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  1. 5 points
    I'm gonna laugh when they finally release All the Rest and it's just a reissue of She's the One
  2. 4 points
    Okay, sure, so they're all sensational musicians & over the years have contributed to other people's recording sessions. Are there too many to count? I knew about this first appearance (from 3:20) but was completely surprised while watching the second music video (from 2:10 onwards).
  3. 3 points

    Mike Campbell's fav records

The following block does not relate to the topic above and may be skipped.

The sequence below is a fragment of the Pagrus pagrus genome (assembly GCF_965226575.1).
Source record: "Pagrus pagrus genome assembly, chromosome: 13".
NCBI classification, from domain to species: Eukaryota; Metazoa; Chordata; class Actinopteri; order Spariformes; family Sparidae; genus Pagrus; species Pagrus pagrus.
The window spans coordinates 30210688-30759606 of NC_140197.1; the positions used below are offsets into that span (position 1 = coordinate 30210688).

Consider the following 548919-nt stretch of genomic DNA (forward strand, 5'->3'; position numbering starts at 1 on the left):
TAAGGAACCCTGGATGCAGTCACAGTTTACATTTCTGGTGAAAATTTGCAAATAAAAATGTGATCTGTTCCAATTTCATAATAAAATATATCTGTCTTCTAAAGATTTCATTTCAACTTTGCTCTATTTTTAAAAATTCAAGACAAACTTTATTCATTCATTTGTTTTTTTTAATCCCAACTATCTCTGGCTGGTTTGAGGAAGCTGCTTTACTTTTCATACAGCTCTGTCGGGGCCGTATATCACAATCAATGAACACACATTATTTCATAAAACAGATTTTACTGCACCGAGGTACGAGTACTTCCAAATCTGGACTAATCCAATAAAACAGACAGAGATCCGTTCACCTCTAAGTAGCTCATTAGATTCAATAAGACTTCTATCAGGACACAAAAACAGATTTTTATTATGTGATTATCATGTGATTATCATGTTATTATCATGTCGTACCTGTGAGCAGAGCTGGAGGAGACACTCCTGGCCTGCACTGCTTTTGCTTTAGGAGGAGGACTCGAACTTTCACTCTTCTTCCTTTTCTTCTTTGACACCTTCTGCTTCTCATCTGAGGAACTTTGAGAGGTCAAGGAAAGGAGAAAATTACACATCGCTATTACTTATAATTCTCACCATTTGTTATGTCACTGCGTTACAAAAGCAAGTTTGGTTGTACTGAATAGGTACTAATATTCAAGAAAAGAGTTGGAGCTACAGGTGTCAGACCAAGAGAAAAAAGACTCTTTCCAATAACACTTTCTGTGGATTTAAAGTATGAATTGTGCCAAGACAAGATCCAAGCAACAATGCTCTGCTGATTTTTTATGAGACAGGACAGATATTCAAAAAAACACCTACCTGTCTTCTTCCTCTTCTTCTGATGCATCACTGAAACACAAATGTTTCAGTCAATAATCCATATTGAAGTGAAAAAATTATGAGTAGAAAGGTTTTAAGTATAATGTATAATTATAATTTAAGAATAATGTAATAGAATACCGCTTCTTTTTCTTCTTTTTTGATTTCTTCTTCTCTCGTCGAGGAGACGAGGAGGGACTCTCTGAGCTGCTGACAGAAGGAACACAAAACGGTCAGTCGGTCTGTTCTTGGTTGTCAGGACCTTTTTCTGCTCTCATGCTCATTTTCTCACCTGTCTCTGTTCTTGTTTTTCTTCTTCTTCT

There is a lot to be said for that. This one is actually one of those things in life that goes beyond whether you find it fantastic or not. (Although, liking it helps some.) At least if you are a music fan with any interest in general rock universe navigation. See.. without The Band in general, their friends and allies, and perhaps that Last Waltz film in particular (as some sort of beacon at the end of a movement), it would be very hard to understand anything of what happened to rock music in the late 60 throughout the 70s and on, how the genuinely American folk rock developed and paved way for what was to become the Alternative Rock, the Americana craze of our times. Milestone material? Well.. Let's just say, trying to understand modern American rock without it, would like trying to understand modern sci-fi without the Alien trilogy. On a more "Farming" level, The Last Waltz certainly helps, if mainly by association, in understanding the influences and style references that are soaking through so much of Tom's music. It may also be a pointer towards the rationale behind some of his choice of covers over the years - since, as much as he loved 50s blues rock and the British invasion stuff (in itself in part influenced by Bob and The Band and so on), Tom was himself definitely a child of his times, wasn't he? The traces of Bob, The Band, Butterfield, Bloomfield, Grateful Dead, Little Feat, JJ Cale and all this 70s Americana rock sentiments - the presence of all the who's-who in terms of various inventors of the folk rock scene - are loud and clear, all the way from the first chords of Mudcrutch*. I basically think this stuff was tremendously important to Tom and the guys! "The same mountain stream", yes... that is so very aptly put! Good or bad - the Last Waltz is, if nothing more, splendid context.** No necessity or obligation to think or care about these things at all, of course. Music is fine as isolated bubbles too. I'm just saying.. if one has an itch... this film is one of the places to start the scratching. That said, hearing that clip there out of context, I can agree it's not the proudest moment of either The Band or Butterfield. The don't exactly nail that song, IMO. And as for Butterfield in general, he sure was a key player and he contributed to a lot of cool stuff, but as a leading man and especially as a singer, I do think that he is slightly overrated. To me he is far from the only reason why his namnesake Blues Band is so groovy. Look more in ways of rhythm section and guitar to find my answers. Also. I'm no big fan of long instrumental harmonica jams, so that may be part of it.... Hm.. having said all this, the one thing that surprise me, though.. is that.. I can't think of all those perfect The Band covers that Tom Petty & The Heartbreakers surely must have pulled out over the years. There is some very strange absence there. A hole in my mind, surely. ---- * Come to think of it - slightly tweaked, a song like Up In Mississippi really could be a The Band song. I can hear their harmonies, the Weight or Cripple Creek style vibe taking that song to it's final destination. **Another document that covers a slightly different limb of this alternative/Americana beast, a slightly more singer/songwriter oriented era and context, that is highly recommendable would be the Heartworn Highways movie. Ya all really need to see that one, if only for the fantastic studio photage of Larry Jon Wilson trying to nail Ohoopee River Bottom Land (that voice!?), of Guy Clark doing Forever, For Always, For Certain and Townes of course, the sob fest that is Townes Van Zandt's kitchen table take of Waitin' Around to Die. Oh man… I would link all those.. or the whole film.. but you all have to do some of the work yourself. Cruel world.